7. I almost forgot to make the peppermint bark before tomorrow, also – what is up with candy canes having green on them, or coming in strange colours or flavours like egg nog or french vanilla or gingerbread.  I almost bought cherry by accident for crying out loud. Is it too much to ask to rein in a simple thing like candy canes?  I want red and white only, and they should be peppermint.  Is this a world gone mad?

8. I knit almost nothing yesterday.  Two inches on a sock and a half a sweater front.

9. That kind of progress is serious problem, especially since I have two appointments today that are really, really going to screw with me.

10. I have wrapped nothing and I don’t know what’s going to happen with that.

11. I am starting to freak out a little bit.

12. Please don’t make me go to the mall.

Seven Days

Seven days to go, and today is the first day I felt a wave of the tiniest bit of panic sweep over me.  I’ve had a couple of curve balls come my way (nothing bad, just the planets way of making raising the high bar I’m trying to leap by a couple of centimetres, but this weeks chores have turned into more of a panicked run than the persistent quick walk that I was sticking with. Still, nothing is on fire – so I’m trying to keep my head.  (I came perilously close to a freakout when Joe announced last night that he’s working 10am -10pm for the next three days, but miraculously, I neither divorced nor killed him, but somehow managed to find something in my house that was simultaneous gratitude that I’m married to a hard worker, and absolutely nothing short of nauseating horror that I’m going to have to do all the shopping. I’ve decided not to make eye contact with the problem just yet.

The table of knitting to do looked like this yesterday:

And today there’s big changes.

The scarf is back, blocking complete, and the little red sweater now has not just a back, but a left front as well.  The little cream sweater got the buttons sewn on, and there’s another few inches on one of the men’s socks.  The baby hat made no progress, the nearly finished pair of socks are still nearly finished, but behold! The slippers are all sewn together and felted, and they just need buttons and a little bit of sewing. An hours work, no more.
Not only that, but Sam and I finished the gingerbread, a leviathan task around here.

There’s nothing in the kitchen that doesn’t have icing on it, but I’m overlooking that – well, that and about a million other things, but the time for careful consideration is past.  It’s just me now, sprinting through random Christmas tasks with icing in my hair and tape stuck to my shirt right over my right nipple. (Didn’t notice that one until I got home. Blast it.)

Gifts for Knitters? I have no idea today.  Get them a bottle of wine.  When this is over they’re going to need it.

Like the Wind

Status update? Not too shabby.  Last night, I knit like the wind and Sam, clever girl that she is, baked the first batch of Gingerbread.  The price exacted for doing this chore was that Sam got to do it her way, and so this year we’ll have our traditional trees and snowflakes and stars and moose, with the addition of foxes, hedgehogs, snails, pterodactyls and T-rexes. (The extensive cookie cutter collection is in full use.)

While she created a plethora of festive cookies (it turns out the hedgehogs are pretty festive) I knit and knit.  So, yesterday I was here:

and today I am here:

A few changes.  The scarf is gone, because it’s blocking – which is a tiny step forward, but is still forward indeed.  One of the pairs of socks is gone, because they’re in my purse to be travel knitting.  I only got an inch done on them yesterday, but still, that’s not too bad, considering that this time of year it’s too cold to knit while you’re walking. The buttons for the little sweater aren’t on, but they are in my pocket. (I know that’s a seems like a small step forward, but it took me 20 minutes to choose them.) No progress on the red sweater or the nearly finished men’s socks, and that baby hat haunts me in my sleep, but see the pile of knitted kindling in the back?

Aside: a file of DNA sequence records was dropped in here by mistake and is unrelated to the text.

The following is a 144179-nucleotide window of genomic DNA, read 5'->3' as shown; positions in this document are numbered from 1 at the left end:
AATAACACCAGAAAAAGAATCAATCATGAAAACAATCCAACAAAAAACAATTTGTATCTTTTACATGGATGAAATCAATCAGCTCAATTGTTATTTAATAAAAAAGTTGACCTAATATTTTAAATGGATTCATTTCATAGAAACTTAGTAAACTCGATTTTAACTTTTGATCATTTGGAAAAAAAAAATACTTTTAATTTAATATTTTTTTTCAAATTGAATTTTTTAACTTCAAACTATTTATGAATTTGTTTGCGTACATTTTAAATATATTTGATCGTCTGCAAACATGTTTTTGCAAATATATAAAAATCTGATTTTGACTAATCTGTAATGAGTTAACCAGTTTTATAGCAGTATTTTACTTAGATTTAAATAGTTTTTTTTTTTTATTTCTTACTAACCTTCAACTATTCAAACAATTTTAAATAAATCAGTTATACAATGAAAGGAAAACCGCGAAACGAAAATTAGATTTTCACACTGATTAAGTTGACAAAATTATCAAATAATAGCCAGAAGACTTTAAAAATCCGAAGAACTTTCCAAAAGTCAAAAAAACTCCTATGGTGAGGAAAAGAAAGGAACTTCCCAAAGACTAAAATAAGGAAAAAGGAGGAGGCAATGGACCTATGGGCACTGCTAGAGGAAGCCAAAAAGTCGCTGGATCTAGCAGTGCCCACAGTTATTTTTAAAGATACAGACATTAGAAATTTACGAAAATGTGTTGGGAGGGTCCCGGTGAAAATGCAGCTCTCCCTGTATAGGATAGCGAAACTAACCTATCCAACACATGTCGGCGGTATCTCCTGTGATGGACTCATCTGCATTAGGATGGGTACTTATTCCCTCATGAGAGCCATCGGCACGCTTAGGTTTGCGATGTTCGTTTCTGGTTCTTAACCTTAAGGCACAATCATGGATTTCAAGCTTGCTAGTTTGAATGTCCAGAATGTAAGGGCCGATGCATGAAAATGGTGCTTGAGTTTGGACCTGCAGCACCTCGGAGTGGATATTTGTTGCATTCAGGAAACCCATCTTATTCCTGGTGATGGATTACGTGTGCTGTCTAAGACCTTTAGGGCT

Whammo! All the pieces for two pairs of French Press Slippers. I forgot how truly quick they are, and I don’t just mean quick for me – quick for anybody.  I started when we got back from an errand downtown in the early evening, and by bedtime I was all done both pairs, except for the seaming, and that won’t take more than an hour.  (They don’t have to be sewn up nicely. They’re going to be felted.)  One evening, two presents. It was like watching a knitting hurricane happen.  They went so fast that I while I was knitting them I was thinking crazy things like "I should make more pairs, everyone could have slippers. How much more time could it take?"   Then I realized I was having the some kind of  quick present induced knitting stroke and put down the needles.  Near miss, that one.  It’s intoxicating to have it go so fast. 
Today I seam (and put icing on hedgehogs) tomorrow, I felt!

Gifts for Knitters:

If your knitter is forever spreading out wet knitting on the carpet or your bed, and you’ve got a million pin holes in your mattress, this idea might work for you.  For the precise knitter, who likes to have all the right things, a blocking mat with a grid on it might be just the ticket. If your knitter is a little more guerilla, or if they like to make big things, then you might want to stop by a store that sells flooring, and pick up a couple of packages of those foam tiles that are for kids to play on. They’re easy to stick pins in, easy to clean, don’t get soggy wet and can be interlocked into whatever shape your knitter’s knitted thing is.  Long scarf? Sweater? Triangular shawl? They can be rearranged to suit whatever, and when you’re not using them, they stack and store easily.  Get a couple of packs and while you’re at it, buy some pins for their stocking. Knitters who block things always need more pins.  (Get rustproof ones, and they should have the little balls on the top.  Makes it easier for us to find them before you step on them.)

Maybe Behinder

On Saturday morning I woke up and decided that this was the weekend to "get it together".